The New York skyline, seen from the ship's deck Berthed in its home port on the Hudson, the Noordam has the classic bow of a traditional ocean liner— but the interior is more suited to a Busby Berkeley musical, with a glass spiral staircase, swirling patterned carpets, and a crystal chandelier in the grand-entrance foyer.
A dapper cabin steward, at your service There's a steward for every suite—he'll tiptoe in at turndown to deposit a note containing the evening message from the captain and crew. Those blue-carpeted passageways may be unremarkable, but they lead to the ship's best offerings: a cooking school, a Greenhouse spa, a cabaret-style theater, and a casino. We found the ship's most enticing view in the Crow's Nest lounge on the upper deck.
The dining room Each suite has its own mahogany table, where the steward can serve a snack (such as prosciutto with cheese, above) from the Neptune Lounge—one of nine onboard lounges—just down the passageway. All suites are outfitted with Waterford crystal and Rosenthal china; however, we're a little disappointed that the Dale Chihuly anemoneknockoff overhead lights are made of plastic resin rather than blown glass.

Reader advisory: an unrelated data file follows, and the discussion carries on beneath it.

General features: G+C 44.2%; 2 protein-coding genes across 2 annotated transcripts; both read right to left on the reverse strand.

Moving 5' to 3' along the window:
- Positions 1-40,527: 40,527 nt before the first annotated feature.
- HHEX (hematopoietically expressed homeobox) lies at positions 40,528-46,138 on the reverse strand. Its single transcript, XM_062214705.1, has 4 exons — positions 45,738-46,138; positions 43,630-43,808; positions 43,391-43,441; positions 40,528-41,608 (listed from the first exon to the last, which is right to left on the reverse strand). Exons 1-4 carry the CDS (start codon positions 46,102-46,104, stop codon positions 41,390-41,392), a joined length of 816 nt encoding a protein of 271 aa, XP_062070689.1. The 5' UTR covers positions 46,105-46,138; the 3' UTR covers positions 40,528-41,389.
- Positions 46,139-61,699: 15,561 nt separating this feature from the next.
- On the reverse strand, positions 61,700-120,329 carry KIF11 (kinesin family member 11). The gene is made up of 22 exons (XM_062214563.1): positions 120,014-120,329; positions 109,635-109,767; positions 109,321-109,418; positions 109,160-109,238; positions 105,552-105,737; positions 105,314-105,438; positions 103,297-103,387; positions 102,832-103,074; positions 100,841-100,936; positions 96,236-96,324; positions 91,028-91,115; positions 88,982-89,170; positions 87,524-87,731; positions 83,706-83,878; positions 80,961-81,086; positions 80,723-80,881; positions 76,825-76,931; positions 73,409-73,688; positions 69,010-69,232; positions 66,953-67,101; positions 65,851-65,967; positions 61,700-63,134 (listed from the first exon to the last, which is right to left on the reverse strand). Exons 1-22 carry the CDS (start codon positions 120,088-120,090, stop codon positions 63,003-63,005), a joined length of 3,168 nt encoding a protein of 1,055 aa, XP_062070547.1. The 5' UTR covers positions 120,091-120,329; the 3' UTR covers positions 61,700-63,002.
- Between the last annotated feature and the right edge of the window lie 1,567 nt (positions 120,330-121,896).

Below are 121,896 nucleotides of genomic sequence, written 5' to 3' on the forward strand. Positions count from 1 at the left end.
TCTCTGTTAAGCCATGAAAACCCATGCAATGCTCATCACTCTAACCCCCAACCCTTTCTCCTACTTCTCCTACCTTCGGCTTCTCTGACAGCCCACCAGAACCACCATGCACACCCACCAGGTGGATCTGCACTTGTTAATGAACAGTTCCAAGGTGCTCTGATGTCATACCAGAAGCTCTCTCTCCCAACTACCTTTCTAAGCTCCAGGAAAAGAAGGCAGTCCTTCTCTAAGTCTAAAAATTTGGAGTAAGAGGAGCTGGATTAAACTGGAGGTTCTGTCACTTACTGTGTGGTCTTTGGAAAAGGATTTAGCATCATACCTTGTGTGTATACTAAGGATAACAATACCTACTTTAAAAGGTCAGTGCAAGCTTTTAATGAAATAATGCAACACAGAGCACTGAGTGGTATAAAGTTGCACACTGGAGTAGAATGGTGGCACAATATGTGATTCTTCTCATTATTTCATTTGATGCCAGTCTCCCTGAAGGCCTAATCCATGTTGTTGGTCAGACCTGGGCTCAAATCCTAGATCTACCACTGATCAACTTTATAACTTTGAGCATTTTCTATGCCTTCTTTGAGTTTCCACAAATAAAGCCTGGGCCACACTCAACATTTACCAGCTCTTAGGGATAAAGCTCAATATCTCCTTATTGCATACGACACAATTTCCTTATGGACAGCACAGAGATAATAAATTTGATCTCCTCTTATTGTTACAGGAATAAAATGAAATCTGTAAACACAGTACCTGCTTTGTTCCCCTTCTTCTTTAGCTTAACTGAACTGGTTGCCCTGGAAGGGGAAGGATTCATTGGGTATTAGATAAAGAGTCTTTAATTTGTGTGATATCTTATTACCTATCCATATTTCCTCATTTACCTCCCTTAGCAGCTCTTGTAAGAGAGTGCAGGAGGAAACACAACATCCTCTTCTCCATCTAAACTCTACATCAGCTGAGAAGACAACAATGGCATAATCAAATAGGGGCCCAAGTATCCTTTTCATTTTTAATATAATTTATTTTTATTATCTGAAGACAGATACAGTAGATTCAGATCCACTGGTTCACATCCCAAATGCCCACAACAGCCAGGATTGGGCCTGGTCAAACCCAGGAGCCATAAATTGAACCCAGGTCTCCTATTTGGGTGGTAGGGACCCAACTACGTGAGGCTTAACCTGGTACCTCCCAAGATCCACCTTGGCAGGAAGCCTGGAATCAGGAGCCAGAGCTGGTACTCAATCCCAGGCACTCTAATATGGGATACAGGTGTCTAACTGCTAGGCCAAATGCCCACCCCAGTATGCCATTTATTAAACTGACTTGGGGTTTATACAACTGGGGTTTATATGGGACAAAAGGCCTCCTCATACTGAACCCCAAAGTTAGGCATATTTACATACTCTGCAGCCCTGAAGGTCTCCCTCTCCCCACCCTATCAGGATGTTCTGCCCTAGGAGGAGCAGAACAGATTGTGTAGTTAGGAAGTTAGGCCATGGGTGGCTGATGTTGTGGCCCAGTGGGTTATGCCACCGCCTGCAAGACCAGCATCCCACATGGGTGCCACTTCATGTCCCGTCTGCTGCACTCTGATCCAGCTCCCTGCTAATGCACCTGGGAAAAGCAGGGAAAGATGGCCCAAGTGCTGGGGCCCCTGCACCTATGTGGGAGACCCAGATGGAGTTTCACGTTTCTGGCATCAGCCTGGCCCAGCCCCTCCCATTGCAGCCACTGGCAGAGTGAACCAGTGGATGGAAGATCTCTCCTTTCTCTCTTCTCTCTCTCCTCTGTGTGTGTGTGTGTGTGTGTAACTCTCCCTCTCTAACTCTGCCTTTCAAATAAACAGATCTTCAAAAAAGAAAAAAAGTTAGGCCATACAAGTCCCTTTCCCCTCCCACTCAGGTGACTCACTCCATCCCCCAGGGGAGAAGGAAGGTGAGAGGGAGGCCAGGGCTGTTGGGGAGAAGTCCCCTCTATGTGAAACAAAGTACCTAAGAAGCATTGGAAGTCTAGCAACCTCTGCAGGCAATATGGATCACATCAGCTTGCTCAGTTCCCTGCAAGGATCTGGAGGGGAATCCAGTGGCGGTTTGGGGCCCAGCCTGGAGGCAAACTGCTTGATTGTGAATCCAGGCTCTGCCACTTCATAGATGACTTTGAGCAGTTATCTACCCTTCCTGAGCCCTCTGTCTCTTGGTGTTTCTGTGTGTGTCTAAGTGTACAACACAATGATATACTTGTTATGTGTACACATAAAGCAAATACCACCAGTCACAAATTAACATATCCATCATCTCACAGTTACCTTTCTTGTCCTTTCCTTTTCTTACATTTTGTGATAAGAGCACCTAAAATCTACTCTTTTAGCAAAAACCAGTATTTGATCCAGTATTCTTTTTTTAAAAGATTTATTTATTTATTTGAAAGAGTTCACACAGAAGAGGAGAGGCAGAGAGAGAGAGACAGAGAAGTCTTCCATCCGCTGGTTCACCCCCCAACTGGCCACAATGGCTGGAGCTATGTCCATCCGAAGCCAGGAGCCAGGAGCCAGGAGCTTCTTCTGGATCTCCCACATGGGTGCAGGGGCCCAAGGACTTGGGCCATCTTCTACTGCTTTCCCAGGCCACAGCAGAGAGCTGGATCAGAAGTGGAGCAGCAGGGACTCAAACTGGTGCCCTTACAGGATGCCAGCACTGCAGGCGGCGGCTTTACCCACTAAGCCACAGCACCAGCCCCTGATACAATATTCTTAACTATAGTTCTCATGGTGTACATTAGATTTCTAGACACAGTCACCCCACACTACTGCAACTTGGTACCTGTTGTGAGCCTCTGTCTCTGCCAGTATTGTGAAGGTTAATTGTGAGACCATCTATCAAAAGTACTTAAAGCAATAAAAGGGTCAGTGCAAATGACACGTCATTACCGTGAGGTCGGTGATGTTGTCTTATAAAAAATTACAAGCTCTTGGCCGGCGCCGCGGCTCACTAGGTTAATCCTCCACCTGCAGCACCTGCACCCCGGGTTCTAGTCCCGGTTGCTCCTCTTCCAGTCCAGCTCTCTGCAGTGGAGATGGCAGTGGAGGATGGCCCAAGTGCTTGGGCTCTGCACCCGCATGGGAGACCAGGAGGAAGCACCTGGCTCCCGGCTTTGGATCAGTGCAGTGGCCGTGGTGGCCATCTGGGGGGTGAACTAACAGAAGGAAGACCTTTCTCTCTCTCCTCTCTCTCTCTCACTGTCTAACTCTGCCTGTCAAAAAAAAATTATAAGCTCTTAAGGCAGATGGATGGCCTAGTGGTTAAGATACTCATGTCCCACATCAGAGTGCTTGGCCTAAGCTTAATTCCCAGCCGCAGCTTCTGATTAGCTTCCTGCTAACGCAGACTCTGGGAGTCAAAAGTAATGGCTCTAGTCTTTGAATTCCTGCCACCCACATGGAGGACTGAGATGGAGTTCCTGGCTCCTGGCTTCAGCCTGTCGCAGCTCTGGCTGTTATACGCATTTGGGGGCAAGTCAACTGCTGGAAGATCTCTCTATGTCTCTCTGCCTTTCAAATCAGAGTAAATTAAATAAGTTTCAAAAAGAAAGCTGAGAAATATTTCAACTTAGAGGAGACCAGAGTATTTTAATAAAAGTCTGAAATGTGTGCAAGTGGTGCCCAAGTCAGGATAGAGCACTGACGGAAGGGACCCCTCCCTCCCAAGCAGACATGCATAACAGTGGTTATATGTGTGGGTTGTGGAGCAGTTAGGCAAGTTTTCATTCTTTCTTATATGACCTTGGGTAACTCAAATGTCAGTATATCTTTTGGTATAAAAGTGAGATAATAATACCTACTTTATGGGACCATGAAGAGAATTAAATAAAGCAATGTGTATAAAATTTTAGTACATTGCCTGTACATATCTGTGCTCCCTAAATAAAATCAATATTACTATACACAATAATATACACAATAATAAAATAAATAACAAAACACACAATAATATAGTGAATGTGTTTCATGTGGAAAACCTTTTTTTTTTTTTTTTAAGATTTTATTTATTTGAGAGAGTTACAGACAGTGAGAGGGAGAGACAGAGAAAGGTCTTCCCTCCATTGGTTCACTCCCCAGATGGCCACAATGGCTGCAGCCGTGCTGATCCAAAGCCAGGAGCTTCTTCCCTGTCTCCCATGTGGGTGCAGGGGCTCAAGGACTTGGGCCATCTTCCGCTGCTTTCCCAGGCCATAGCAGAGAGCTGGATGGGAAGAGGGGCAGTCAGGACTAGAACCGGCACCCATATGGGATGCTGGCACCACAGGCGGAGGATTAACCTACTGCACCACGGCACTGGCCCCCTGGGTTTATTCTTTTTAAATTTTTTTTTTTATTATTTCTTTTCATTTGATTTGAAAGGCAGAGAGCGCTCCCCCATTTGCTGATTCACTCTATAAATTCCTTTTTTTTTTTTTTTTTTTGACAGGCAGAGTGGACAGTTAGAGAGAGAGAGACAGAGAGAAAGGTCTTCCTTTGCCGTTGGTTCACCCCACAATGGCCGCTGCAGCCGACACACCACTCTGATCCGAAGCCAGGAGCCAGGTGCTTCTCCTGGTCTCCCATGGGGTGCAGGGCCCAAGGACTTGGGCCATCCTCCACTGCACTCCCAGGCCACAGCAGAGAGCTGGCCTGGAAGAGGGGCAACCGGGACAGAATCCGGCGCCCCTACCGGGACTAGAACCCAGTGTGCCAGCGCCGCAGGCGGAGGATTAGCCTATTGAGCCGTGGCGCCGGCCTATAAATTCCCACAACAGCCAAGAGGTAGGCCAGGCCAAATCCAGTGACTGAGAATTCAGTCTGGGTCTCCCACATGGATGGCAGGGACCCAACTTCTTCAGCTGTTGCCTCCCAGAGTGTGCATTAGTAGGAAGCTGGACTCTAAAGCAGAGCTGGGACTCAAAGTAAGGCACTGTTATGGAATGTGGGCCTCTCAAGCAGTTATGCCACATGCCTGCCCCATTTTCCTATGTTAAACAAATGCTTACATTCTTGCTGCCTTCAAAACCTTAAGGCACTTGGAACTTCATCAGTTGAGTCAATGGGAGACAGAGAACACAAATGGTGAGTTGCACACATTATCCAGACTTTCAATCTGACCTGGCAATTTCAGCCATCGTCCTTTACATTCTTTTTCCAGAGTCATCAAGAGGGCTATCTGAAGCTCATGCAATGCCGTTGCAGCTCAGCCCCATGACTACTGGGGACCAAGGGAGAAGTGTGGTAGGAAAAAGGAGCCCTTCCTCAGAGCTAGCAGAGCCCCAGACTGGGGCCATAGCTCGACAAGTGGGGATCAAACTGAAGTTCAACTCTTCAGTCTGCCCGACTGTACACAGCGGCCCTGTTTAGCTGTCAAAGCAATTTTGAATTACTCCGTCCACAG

The suite's balcony The two 1,318-square-foot penthouse suites are on the seventh-floor Rotterdam deck; each has its own private outdoor veranda. Sliding glass doors lead from the main stateroom to a teak deck, where you can watch the nautical miles slip away from the rattan deck chairs (with those thoughtfully provided binoculars). Added bonus: an alfresco whirlpool bath for two—filled with bubbles on request.
The bathroom King Neptune spouts enough water to sink a toy battleship in the oversize whirlpool bathtub. A separate shower stall adds a nice element to a typically tiny ship bathroom. The terra-cottacolored Francia marble embellishes the two presidential cabins; passengers staying in the Noordam's 60 other deluxe veranda suites have to make do with porcelain-tiled, cramped tub-showers.
The living room A leather lounger is ideally positioned for watching a 37-inch flat-screen television tucked into a breakfront cabinet. Sealy customized the king-size mattress, dressed with 300-thread-count Calderon sheets, in the master bedroom. And although an 18th-century lacquered Sujibachi-Kabuto samurai helmet is an unsettling decorative choice, we found these sleeping quarters to be fit for an admiral. Holland America Noordam; 877/724-5425; www.hollandamerica.com; penthouse suite from $11,589 for a 10-day European cruise.
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